24. Algorithm 11.24 shows the sequential search routine in pseudocode (see Chapter 8). Note that we perform sequential search on unsorted arrays. In the beginning, we set the flag to false. If the search finds the target in the array, it sets the flag to true, moves out of the loop. It returns i (location of the target) and the value of the flag (true). After checking the entire list, if the search does not find the value, it moves out of the loop and returns value of the i as n + 1 and the value of the flag (false). Algorithm S11.24 Exercise 24
Algorithm: SequentialSearchArray(A, n, x) Purpose: Apply a sequential search on an array A of n elements Pre: A, n, x // x is the target we are searching for Post: None Return: flag, i { flag ← false i ← 1 while ((i ≤ n) or (flag = false)) { if (A [ i ] = x) flag ← true i ← i+1 } return (flag, i) // If x is not found, flag is false }

25. Algorithm S11.25 shows the binary search routine in pseudocode (see Chapter 8). Note that we perform the binary search on sorted array.

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Algorithm S11.25 Exercise 25
Algorithm: BinarySearchArray(A, n, x) Purpose: Apply a binary search on an array A of n elements Pre: A, n, x // x is the target we are searching for Post: None Return: flag, i { flag ← false first ← 1 last ← n while (first ≤ last) { mid = (first + last) / 2 if (x < A [mid]) Last ← mid ? 1 if (x > A [mid]) first ← mid + 1 if (x = A [mid]) first ← Last + 1 // x is found } if (x > A [mid]) i = mid + 1 if (x ≤ A [mid]) i = mid if (x = A [mid]) flag ← true return (flag, i) } // If flag is true, it means x is found and i is its location. // If flag is false, it means x is not found; i is the location where the target supposed to be.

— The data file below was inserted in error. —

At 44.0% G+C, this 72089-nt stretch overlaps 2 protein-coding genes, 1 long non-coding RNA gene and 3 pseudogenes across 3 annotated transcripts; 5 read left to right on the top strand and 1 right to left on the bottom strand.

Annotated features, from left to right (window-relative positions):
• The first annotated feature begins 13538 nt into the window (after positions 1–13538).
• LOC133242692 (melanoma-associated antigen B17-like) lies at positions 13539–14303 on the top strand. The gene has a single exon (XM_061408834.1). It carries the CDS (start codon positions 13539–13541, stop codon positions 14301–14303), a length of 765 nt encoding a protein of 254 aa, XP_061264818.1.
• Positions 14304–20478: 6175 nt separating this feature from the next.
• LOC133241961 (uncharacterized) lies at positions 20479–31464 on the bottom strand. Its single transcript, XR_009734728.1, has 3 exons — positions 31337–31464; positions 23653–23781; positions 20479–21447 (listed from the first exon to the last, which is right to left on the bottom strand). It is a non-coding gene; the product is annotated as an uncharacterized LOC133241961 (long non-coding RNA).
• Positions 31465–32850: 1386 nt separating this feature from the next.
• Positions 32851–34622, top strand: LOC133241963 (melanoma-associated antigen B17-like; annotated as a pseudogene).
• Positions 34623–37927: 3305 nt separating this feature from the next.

26. Algorithm 11.26 shows the insert routine in pseudocode. Note that this algorithm first calls BinarySearch algorithm (Algorithm S11.25) and then ShiftDown algorithm (Algorithm S11.26b). Algorithm S11.26a Exercise 26
Algorithm: InsertSortedArray(A, n, x) Purpose: Insert an element in a sorted array Pre: A, n, x Post: None Return: A { {flag, i} ← BinarySearch (A, n, x) if (flag = true) { print (x is already in the array) return } ShiftDown (n, A, i) A[ i ] ← x return }

// x is the value we want to insert

// Call binary search algorithm // x is already in A

// Call shift down algorithm

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Algorithm S11.26b Exercise 26
Algorithm: ShiftDown(A, n, i) Purpose: Shift all elements starting from element with index i one place Pre: A, n, i Post: None Return: { j←n while ( j > i ? 1) { A [ j + 1] ← A [ j ] j←j?1 } }

27. Algorithm S11.27a shows the delete routine in pseudocode. Note that this algorithm calls BinarySearch algorithm (Algorithm S11.25) and ShiftUp algorithm (Algorithm S11.27b). Algorithm S11.27a Exercise 27